Lawsuit Alleges NYPD Cop Guarding Eric Adams’ House Shot Man Trying to Enter Own Apartment

In a statement, a City Hall spokesperson said that officials "will allow the process to play out" following the federal suit's filing earlier this month.

Close-up of an NYPD uniform shoulder patch on an officer, representing law enforcement in New York City
Image via Getty/Brandon Sloter/Icon Sportswire
Close-up of an NYPD uniform shoulder patch on an officer, representing law enforcement in New York City

A man who says he was shot by an NYPD cop from behind in 2022 while trying to get into his apartment has filed a federal lawsuit.

As detailed in a recent Gothamist report from Matt Katz, the federal suit, filed last week, states that the cop in question, identified as David Barker, was part of a unit tasked with guarding Mayor Eric Adams’ home in the Brooklyn area at the time. Shahid Woodstock, the man who was shot, says he still has limited mobility of his right leg nearly two years later. He was 22 at the time of the shooting.

On Sept. 29, 2022, Woodstock says, he was walking near the area of a separate shooting that same day when two individuals exited an unmarked vehicle. Barker, who’s said to have been one of those individuals, is accused of shooting Woodstock, resulting in one bullet striking him in the leg, while another came close to his head. According to the suit, Woodstock was being treated as a suspect in the aforementioned separate shooting, during which two people were injured, despite the fact that his clothing did not fit the description previously given to police. 

As you may have expected, police never successfully linked Woodstock to that shooting, nor was he ever formally charged in connection with it. However, he was later arrested and hospitalized, not to mention ultimately hit with unrelated gun possession-focused charges following a search of his residence.

In a press conference shortly after Woodstock was shot, Jeff Maddrey, NYPD’s Chief of Department, described what he claimed was a "short pursuit" with a suspect.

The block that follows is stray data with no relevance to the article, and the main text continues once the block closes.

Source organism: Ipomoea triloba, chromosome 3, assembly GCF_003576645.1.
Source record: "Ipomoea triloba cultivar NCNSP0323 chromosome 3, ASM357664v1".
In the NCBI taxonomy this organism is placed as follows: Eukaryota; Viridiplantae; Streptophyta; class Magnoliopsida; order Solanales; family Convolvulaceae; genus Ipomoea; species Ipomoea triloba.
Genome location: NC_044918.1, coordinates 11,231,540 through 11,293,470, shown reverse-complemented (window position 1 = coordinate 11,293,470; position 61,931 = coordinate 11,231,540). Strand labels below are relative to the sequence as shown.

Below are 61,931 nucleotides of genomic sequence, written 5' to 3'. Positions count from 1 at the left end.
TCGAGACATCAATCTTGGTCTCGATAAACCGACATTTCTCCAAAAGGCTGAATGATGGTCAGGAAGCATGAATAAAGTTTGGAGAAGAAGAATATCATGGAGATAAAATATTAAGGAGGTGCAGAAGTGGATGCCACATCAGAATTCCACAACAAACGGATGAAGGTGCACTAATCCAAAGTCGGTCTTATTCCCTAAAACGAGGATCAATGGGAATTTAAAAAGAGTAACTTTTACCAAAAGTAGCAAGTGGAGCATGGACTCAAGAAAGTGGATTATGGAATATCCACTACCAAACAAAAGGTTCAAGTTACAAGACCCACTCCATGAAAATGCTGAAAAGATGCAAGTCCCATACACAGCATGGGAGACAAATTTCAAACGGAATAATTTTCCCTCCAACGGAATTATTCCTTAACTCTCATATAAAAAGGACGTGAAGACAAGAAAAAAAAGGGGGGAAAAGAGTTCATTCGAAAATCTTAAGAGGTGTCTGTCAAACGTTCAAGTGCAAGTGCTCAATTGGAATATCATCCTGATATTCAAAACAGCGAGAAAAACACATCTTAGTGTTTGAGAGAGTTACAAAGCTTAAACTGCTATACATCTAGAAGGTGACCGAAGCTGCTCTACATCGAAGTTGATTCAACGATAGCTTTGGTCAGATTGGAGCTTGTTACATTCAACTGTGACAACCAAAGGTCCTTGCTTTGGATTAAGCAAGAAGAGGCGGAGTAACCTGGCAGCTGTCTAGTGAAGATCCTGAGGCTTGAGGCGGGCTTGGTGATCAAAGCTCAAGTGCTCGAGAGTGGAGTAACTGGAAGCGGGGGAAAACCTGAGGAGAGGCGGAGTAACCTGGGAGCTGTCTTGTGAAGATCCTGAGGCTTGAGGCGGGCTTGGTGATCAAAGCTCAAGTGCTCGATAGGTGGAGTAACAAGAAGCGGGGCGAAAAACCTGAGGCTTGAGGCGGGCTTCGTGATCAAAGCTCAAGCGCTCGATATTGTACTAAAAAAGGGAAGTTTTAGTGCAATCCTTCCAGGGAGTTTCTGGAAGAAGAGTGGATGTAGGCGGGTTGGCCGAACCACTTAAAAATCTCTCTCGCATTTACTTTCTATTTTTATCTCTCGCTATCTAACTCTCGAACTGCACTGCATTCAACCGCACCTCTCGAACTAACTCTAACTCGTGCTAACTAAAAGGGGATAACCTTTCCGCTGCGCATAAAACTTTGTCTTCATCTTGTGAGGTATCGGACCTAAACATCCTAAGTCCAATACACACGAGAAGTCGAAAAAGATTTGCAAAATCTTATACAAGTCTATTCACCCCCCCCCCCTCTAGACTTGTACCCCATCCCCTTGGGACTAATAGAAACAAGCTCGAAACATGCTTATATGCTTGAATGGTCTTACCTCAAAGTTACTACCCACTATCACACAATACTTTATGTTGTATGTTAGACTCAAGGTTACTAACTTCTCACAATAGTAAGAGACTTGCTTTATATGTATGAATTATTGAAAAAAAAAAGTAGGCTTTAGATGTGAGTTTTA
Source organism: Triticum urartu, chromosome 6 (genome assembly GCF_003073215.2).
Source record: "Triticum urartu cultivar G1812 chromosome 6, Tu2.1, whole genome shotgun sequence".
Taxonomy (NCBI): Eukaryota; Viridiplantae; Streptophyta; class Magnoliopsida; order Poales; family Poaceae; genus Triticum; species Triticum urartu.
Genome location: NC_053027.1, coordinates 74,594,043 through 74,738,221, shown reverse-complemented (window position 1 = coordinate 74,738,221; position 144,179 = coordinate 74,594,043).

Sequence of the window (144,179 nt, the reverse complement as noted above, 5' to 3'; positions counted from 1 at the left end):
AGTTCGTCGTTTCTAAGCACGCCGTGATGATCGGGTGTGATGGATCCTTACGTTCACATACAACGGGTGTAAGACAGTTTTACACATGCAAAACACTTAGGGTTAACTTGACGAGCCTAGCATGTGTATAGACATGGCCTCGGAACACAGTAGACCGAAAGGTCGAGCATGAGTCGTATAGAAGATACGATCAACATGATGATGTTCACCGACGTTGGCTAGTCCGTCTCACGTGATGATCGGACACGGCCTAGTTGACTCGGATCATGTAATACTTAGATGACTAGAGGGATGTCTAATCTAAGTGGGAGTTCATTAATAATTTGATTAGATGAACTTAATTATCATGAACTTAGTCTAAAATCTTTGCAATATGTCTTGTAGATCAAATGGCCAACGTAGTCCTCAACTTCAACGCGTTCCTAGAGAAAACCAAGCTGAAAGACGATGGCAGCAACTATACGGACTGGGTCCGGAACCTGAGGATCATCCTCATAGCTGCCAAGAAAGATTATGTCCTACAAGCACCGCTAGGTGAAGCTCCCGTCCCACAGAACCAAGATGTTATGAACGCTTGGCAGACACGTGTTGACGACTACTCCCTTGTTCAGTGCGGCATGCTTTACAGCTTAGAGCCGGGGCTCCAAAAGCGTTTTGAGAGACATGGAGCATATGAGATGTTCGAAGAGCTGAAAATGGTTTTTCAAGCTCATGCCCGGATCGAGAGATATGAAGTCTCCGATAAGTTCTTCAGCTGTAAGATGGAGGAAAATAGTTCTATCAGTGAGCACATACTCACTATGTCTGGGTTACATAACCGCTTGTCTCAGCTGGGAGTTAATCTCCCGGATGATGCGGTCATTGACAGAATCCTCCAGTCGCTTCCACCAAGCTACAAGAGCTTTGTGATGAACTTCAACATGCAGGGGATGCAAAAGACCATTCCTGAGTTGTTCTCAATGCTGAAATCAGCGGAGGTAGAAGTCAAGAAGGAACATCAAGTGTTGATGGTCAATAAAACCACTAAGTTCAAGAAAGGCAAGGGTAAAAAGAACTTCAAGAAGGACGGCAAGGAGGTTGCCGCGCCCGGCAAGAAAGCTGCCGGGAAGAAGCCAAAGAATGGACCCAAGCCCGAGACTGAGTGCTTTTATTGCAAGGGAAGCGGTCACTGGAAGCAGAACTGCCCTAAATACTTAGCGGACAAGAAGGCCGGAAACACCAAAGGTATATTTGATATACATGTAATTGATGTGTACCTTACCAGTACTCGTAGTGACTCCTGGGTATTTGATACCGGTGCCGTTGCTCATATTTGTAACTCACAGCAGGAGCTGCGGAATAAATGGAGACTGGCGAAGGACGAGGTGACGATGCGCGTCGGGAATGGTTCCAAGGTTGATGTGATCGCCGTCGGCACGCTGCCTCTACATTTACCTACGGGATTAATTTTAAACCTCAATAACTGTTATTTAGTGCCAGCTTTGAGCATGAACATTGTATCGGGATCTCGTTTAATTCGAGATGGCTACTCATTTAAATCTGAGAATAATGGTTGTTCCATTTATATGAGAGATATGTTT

"During the course of the pursuit, they see the male grab his waist, turn towards them. One of the officers fired two rounds, striking the male in his right lower leg," Maddrey said during the presser. "The male continued to run. He made it inside."

The suit, however, alleges that things went down much differently. According to Woodstock, another resident of the same apartment building initially tried to help him after he was shot, at least until Woodstock himself advised that they instead take cover. That individual, as well as a pregnant woman with whom they were living at the time and who alleges that a subsequent stillborn delivery was triggered by the stress of the incident, are plaintiffs in the suit alongside Woodstock. 

Complex has reached out to a listed attorney for Woodstock for comment. We’ve also reached out to the NYPD. This story may be updated.

When reached for comment by Complex on Thursday, a City Hall spokesperson offered the following:

Members of the NYPD work tirelessly every day to protect public safety and our officers respond to challenging policing situations daily. The litigation is pending, and we will allow the process to play out.

Woodstock’s suit—which also names other NYPD cops, as well as Mayor Adams and Maddrey—argues that the shooting was not justified and thus marks a clear violation of his rights.

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